Debt Collectors Attempt To Shame Consumers Into Paying Debts By Adding Facebook to Their Arsenal of Deceptive Collection Tactics
Online scams are nothing new to internet users, but the next person you friend on Facebook may be no friend at all. It may be a debt collector using the access you grant them for a variety of undesirable or unlawful purposes such as posting defaming information on your wall to shame you into paying a debt you may or may not owe or to embarrass you in front of friends, believing that you will pay to end it.
Recently, Bloomberg reported the story of Kathryn Haralson who had been dealing with excessive calls from debt collectors at her home and work, and even went so far as to phone her daughter at college.
One day Haralson logged into her Facebook account, and was greeted by an unwelcome inbox message: a request to call “Mr. Rice” about her debt thought the debt collector was already in constant communication with her. This crossed the line.
As a result of this and thousands of similar stories getting the attention of federal regulators, the U.S. Consumer Financial Protection Bureau (CFPB) and Federal Trade Commission (FTC) are now examining how debt collectors use social media websites including those run by Facebook Inc. and Twitter Inc. to contact potential debtors.
U.S. regulators are considering a series of actions in 2013 as they impose comprehensive federal oversight for the first time over the debt collection industry, which generated more than 180,000 consumer complaints to the FTC in 2011 after the passage in 2010 of the Dodd-Frank Act, when the CFPB gained new power over debt collectors that no prior federal agency ever had.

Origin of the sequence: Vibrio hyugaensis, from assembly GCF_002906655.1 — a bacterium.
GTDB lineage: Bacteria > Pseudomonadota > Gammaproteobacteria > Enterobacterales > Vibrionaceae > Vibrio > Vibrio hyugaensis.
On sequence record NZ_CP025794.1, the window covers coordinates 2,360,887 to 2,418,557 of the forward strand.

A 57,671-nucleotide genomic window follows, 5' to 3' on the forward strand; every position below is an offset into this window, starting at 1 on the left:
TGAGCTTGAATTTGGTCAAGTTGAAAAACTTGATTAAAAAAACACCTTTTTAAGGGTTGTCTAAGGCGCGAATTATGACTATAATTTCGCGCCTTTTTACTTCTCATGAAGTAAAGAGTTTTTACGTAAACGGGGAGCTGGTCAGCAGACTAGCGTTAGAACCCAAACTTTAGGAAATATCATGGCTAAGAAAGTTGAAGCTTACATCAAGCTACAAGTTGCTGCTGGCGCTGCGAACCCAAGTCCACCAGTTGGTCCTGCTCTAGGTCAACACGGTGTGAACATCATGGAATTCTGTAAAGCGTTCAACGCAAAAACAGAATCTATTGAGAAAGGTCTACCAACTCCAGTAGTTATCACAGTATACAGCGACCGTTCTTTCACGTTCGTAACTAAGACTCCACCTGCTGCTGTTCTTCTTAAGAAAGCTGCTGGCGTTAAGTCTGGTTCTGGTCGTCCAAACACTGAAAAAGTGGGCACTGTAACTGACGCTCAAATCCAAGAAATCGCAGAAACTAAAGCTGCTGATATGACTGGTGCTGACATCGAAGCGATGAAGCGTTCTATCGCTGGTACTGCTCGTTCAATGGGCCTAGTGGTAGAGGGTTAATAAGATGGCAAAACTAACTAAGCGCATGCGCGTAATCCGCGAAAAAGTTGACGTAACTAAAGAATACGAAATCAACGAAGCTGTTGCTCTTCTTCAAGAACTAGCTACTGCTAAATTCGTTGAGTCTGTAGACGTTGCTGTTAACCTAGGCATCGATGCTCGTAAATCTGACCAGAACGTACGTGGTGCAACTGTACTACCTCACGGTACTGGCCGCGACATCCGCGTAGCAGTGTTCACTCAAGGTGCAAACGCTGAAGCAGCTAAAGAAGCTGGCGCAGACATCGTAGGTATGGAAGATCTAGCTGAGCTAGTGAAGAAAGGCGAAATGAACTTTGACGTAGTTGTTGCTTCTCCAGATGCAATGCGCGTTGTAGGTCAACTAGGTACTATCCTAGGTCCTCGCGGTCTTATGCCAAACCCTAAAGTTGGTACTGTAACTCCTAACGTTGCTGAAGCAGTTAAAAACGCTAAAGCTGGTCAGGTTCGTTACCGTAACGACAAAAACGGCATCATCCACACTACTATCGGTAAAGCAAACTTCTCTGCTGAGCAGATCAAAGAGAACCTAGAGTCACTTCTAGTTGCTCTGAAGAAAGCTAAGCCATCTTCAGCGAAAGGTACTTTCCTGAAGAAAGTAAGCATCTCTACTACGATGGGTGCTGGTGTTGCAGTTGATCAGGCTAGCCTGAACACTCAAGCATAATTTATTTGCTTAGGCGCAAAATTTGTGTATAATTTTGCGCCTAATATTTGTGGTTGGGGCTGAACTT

Richard Cordray, the CFPB director, has made debt collection a priority for the agency, pledging to use supervision and enforcement authority to oversee the industry and go after the worst offending debt collectors that flagrantly defy the law.
The CFPB, shares jurisdiction over debt collection with the FTC and will begin taking complaints about the industry in the second quarter of 2013, according to sources.
When a CFPB complaint is filed, it triggers data collection which can track similar practices by companies, identifying the worst offenders and leading to potential enforcement action. Finding solutions for individual consumers is not the role of the CFPB as currently organized.
The CFPB may also take enforcement action against the debt-collection industry, something the FTC does from time to time and has already requested civil investigative materials from several companies, a step that can lead to enforcement penalties, according to two insiders.
While all this is generally positive news for consumer, until the federal government tightens regulations on debt collectors to prevent social media misuse, exploiting its power for purposes nobody intended, online devotees are well advised that sites like Facebook and Twitter could present a source of embarrassment and harassment until the CFPB takes a bigger role in protecting consumers from this type of abuse.